The Township was divided into 5 wards and in January 1860, the first election for councillors for these wards resulted in David McCutcheon being elected as councillor for Ward 3.  By 1867, the system changed to “Vote by the People” and the councillors came to be called “Reeves”.

One of the issues that had to be dealt with by the councillors in the early years was the  taverns.  Or rather the licencing of them.  In the early days, prior to 1850, the taverns  served a real need to the weary traveller arriving in the back country, looking for land, quite often on foot or travelling behind a team of oxen.   Man and beast needed  housing for the night, good food for both; cheap, strong whiskey was made available and plentiful to these travelling pioneers.  This resulted in much drunken revelry at the taverns along the route, to which the services of both the local sheriff and the local doctor were quite often required.

David’s father and his brother were only two of the many McCutcheons who owned and operated these early “Traveller’s Rest Inns”. Others were cousins Margaret and Ellen McCutcheon in Erin; cousin John McCutcheon in Badjeros, ON. to name a few.

Because of this continual merriment, a strong temperance movement began and one of the first orders of business, in 1856, was to begin licencing these taverns.  The first tavern was licenced in 1856 in Mulmur, increasing rapidly, so that by 1873, there were 8 licenced hotels in Mulmur:  the Mansfield Hotel; the Stanton Hotel; the Queens Hotel; the Prince of Wales Hotel; the Farmers Inn; the Union Hotel; the Simcoe Hotel; the Mulmur Hotel.

The control of the Inns also facilitated the need for a Board of Health which didn’t happen during David’s tenure.  That came later in approximately 1885.

By 1899, a bylaw was passed prohibiting the sale of liquor in these taverns.  This bylaw was squashed on appeal shortly thereafter.  Lack of liquor in the taverns was not good for business.

Towards the latter part of his service to the community, the population of the municipality was growing and there arose the need to open more polling stations and create further counties.  In 1875, the present county of Dufferin came into being.  And  that was the last year of David’s term on council as a Reeve.

David’s impact on the creation of the municipal district of Mulmur, Dufferin and the  electoral process was monumental.  From the bogs of Donaghadee thousands of miles away to the wilderness of Dufferin, he led a long, productive, political and industrious life.  He left his mark.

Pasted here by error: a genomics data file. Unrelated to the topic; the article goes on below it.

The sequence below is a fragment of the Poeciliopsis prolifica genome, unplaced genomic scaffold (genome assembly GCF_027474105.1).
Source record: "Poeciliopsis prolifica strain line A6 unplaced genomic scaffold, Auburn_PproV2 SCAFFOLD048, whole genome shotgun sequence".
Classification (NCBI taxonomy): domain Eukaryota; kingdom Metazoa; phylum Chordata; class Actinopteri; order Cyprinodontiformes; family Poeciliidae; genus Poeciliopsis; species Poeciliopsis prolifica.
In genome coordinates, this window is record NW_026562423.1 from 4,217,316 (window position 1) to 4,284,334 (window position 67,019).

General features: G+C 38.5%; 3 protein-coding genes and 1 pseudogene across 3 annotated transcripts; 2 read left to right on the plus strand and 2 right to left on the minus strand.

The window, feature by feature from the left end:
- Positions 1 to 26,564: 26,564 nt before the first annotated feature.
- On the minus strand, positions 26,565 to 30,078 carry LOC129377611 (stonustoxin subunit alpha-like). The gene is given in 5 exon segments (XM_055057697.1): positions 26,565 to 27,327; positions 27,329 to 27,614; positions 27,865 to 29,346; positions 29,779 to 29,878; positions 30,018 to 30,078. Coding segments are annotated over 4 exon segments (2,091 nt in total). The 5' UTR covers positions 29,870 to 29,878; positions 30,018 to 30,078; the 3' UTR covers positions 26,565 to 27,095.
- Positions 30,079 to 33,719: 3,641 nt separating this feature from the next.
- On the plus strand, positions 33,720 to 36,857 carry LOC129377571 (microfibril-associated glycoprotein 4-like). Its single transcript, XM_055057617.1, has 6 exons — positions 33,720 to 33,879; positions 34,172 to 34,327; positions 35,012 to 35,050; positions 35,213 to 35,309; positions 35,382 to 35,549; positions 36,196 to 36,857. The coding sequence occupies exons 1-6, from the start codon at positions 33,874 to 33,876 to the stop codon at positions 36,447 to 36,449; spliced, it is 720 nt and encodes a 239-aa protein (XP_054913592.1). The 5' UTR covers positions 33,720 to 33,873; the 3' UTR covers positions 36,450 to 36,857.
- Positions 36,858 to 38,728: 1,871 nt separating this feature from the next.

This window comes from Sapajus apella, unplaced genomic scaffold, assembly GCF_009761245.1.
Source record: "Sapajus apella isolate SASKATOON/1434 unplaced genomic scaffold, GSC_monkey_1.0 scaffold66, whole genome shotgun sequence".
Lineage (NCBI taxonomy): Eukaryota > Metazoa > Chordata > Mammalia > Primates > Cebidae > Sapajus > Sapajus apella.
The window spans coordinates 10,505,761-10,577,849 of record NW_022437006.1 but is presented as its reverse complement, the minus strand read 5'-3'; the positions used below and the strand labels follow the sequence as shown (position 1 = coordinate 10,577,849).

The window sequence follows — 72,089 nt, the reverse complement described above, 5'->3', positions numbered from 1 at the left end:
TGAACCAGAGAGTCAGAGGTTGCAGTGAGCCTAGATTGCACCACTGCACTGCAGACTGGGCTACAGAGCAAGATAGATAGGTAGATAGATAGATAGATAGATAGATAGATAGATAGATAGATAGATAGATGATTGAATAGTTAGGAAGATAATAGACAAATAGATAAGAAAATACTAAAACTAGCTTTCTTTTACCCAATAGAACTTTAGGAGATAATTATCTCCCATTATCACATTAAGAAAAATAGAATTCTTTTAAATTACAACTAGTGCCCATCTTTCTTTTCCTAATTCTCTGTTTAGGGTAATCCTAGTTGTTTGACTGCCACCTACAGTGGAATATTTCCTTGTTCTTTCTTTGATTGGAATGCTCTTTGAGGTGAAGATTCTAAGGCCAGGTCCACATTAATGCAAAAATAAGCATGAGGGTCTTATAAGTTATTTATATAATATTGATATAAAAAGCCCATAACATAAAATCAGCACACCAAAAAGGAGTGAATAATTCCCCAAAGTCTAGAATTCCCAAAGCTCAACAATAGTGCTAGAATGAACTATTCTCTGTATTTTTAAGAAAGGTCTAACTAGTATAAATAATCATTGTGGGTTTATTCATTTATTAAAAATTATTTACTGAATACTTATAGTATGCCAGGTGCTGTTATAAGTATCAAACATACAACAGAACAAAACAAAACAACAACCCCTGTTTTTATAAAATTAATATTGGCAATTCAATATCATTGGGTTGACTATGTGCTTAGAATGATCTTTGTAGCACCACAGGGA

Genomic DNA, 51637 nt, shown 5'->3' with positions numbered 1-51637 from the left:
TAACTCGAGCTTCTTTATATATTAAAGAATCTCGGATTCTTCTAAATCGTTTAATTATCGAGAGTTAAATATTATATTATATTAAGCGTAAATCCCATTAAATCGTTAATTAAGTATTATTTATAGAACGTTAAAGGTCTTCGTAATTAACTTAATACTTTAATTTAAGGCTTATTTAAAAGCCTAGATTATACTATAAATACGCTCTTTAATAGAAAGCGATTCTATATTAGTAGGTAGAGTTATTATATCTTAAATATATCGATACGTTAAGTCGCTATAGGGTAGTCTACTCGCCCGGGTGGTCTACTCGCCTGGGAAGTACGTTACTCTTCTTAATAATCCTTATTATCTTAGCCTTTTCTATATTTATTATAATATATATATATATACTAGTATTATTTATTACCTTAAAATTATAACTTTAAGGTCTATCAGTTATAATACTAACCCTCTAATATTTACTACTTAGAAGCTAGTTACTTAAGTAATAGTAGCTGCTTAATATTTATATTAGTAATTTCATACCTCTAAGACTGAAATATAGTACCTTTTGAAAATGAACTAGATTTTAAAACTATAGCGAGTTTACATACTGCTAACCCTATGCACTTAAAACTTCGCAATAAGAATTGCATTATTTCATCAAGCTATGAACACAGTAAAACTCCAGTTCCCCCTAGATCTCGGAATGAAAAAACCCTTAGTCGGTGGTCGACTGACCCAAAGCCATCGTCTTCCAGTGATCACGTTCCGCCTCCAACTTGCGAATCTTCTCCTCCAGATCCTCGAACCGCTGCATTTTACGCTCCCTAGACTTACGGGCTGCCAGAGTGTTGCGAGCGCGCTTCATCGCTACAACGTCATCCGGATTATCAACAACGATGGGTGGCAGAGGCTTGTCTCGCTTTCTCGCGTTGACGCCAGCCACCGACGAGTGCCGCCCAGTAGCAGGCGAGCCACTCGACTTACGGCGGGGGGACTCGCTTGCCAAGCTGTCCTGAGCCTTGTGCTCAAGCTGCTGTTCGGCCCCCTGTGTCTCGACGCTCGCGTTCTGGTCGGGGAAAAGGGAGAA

Shelburne Economist – 21st July 1887:

Fire: the stone dwelling house of David McCutcheon was destroyed by fire Friday morning, last. Origin is not known. It started in the veranda in front of the house about four in the morning. Nearly all the contents were saved.  It was insured for $1,000.

Shelburne Free Press – 28th July 1887: 

Mr. Dave McCutcheon’s large stone residence, north of Whitfield was destroyed by fire one day last week.  The origin of the fire is a mystery and if it had started two hours earlier the inmates of the house might have been burnt to death.  As far as we can learn the fire was discovered about four o’clock in the morning when some of the inmates got up.  At that time, the building was on fire in two distinct places, the floor of the veranda and the roof of the back kitchen.  Most of the bedding was secured from the upper storey but none of the furniture was got out.  Some of the furniture on the ground floor was also burnt.  The building, being of stone, some of the walls may be used again. The premises were insured for $1,000. It is supposed that the building was set on fire.

Later the same year: The Sawing Bee Society met at Dave McCutcheon’s and sawed a large pile of wood. A fashionable dance was held in the evening in the palatial home which Mr. McCutcheon has refitted.

NOTE:     The Sawing Society was a charitable society.

Shelburne Free Press – 29th December 1887: